Matt Lauer Presses Obama from the Left on 'Today'

A seemingly worried Matt Lauer hit Barack Obama from the left as the "Today" co-host warned the Democratic presidential nominee, on Wednesday's "Today," that "people" were "nervous" about any perceived shift to the center on his part.

First up Lauer recited, to Obama, liberal New York Times columnist Bob Herbert's fears that the Illinois Senator was, "lurching to the right."

LAUER: Let me read you what Bob Herbert said or wrote in the New York Times, on Tuesday. He said this, quote, "Senator Obama is not just tacking gently toward the center. He's lurching right when it suits him, he's zigging with the kind of reckless abandon that's guaranteed to cause disillusion, if not whiplash."

Then Lauer pushed Obama, from the left, on Iraq:

LAUER: And on Iraq when, when throughout the primaries you did talk about this, this idea of getting U.S. troops out within 16 months of being elected and now you say, "Look I'll talk to commanders and generals on the ground and my, my ideas are being refined." People do get nervous about that Senator, you understand that?

The following is the full interview as it occurred on the July 9, "Today" show:

MATT LAUER: Senator Barack Obama is on Capitol Hill this morning, Senator good morning to you.

BARACK OBAMA: Good morning, Matt.

LAUER: So let me start right off with if you were President of the United States this morning what would your immediate be, your immediate response be to these missile tests by Iran?

OBAMA: Well I think we've got to gather up all the intelligence necessary with the situation. But there's no doubt that we're seeing rising tensions in the area and it's part of the reason why it's so important for us to have a coherent policy with respect to Iran. It has to combine much tougher threats of economic sanctions with direct diplomacy, opening up channels of communication so that we avoid provocation but we give the strong incentives for the Iranians to change their behavior. We've got to have the kind of aggressive diplomacy that unfortunately has been absent over the last several years. If we don't then we're gonna continue to see rising tensions that could lead into real problems.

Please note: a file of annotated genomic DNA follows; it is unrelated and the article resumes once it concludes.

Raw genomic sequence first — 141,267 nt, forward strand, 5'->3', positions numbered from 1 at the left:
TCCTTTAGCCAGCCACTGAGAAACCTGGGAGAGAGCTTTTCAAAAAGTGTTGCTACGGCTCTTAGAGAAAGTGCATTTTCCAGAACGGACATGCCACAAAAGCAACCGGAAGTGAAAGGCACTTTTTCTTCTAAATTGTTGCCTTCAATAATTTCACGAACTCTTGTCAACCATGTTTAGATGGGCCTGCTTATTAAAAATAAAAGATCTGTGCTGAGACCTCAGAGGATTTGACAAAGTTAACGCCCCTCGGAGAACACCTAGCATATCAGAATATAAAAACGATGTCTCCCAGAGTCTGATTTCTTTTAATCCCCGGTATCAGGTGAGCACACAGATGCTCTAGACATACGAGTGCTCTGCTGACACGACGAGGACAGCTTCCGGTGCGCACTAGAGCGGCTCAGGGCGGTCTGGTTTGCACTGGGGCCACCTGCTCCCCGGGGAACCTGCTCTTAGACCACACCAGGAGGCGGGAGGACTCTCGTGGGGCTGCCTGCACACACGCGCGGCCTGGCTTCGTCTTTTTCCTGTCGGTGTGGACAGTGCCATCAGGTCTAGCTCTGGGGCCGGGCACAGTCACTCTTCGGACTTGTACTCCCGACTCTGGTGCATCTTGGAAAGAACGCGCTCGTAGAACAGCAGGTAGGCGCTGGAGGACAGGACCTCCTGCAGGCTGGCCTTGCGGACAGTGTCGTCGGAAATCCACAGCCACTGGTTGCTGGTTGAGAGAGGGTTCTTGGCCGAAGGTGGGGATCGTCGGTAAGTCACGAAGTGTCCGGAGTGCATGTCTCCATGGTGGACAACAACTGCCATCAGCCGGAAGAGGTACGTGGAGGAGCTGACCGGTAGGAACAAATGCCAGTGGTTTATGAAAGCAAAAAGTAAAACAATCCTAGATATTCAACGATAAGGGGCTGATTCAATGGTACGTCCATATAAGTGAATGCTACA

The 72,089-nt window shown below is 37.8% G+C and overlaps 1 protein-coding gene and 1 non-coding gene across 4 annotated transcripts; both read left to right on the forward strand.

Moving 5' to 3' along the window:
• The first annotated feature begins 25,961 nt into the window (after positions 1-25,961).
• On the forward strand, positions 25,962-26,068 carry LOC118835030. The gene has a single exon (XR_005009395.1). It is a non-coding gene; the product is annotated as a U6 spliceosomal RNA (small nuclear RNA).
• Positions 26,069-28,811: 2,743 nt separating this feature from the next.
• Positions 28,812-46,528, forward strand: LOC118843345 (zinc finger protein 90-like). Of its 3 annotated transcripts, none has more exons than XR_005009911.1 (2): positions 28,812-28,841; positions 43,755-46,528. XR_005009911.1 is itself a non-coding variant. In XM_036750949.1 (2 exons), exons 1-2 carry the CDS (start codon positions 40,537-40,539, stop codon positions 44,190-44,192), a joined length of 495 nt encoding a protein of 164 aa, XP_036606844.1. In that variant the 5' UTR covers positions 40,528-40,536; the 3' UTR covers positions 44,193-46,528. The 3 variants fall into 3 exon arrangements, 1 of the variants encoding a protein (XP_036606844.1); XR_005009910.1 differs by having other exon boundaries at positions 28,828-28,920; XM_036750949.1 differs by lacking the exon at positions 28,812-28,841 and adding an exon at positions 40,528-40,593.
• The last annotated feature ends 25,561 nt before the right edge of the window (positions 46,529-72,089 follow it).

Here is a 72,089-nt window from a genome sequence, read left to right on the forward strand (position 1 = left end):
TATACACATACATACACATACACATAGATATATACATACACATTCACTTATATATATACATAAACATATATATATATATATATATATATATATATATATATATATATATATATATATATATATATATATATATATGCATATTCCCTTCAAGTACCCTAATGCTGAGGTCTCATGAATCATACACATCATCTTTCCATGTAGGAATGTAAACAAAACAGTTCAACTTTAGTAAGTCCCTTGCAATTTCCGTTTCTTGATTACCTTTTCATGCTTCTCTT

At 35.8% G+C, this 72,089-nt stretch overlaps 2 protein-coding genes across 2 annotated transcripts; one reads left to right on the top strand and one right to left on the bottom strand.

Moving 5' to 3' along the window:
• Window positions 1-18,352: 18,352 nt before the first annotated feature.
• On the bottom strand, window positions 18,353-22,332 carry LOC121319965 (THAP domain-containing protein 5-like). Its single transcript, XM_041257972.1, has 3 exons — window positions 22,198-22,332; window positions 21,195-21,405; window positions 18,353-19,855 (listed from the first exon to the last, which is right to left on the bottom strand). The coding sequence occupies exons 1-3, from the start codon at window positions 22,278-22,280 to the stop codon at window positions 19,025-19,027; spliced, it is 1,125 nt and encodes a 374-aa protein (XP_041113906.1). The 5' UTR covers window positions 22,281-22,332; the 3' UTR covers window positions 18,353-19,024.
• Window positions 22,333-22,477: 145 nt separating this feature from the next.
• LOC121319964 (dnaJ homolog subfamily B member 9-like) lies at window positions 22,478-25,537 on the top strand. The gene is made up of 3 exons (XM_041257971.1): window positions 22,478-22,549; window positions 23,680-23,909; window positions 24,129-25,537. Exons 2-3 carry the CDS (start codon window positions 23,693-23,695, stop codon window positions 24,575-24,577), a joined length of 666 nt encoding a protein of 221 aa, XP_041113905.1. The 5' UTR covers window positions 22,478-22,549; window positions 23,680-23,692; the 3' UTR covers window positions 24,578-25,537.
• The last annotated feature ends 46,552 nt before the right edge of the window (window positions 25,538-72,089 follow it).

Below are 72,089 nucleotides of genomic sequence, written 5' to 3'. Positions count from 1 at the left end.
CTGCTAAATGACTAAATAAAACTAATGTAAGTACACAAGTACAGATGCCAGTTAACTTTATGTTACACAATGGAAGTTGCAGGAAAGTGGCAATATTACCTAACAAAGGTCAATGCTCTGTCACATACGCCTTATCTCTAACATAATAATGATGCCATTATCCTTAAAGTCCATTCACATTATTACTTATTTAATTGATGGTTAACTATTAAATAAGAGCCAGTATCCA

LAUER: The state run media in Iran went out of its way this morning to say that one of these long or medium range missiles could reach all of Israel and U.S. bases in that region. So what would your message to Israel be this morning both publicly and privately?

OBAMA: Well as you heard from your own commentator they've had this kind of long-range capability for some time. And I think it's part of the reason we got to proceed aggressively with the kinds of diplomacy in region as a whole. Part of the problem that we've got right now is that we've been basically farming out diplomatic activity to the Europeans. We've got to be actively engaged. I've called, for example, here in the United States the application of potential divestment of Iranian companies. We just found out that during the Bush years U.S. exports to Iran have actually increased. That's a mistake. That sends mixed messages to them.

LAUER: Well let me ask you this though. At the G8 meeting, in being held in Japan right now, the, the world leaders that gathered there, of the eight countries gathered there, announced that they want to send a European foreign policy adviser or official to Tehran to discuss this incentive package that's been offered to the Iranians if they dismantle the uranium-enrichment program. Do you still like that incentive package? Should it be taken off the table? Might it be seen now, in light of these missile tests, as a reward for bad behavior?

OBAMA: No I think it is in, it's a step in the right direction but the United States has to be actively engaged in that process. Part of what we have to do is get the Europeans, the Chinese, the Russians, all to recognize that it's in nobody's interests, including Iran's I believe, to have a nuclear weapon that could trigger a nuclear arms race in the region. And that's something that I intend to make a number one priority when I'm in the White House.

LAUER: Okay.

OBAMA: Making sure they don't have that nuclear capability.

LAUER: I got about four other subjects I want to get to, so let me move on. I know you're unveiling a new economic agenda this morning that's targeted toward women. And I'm, I'm just curious why you feel that, that, that women's economic straits right now may be different than men's?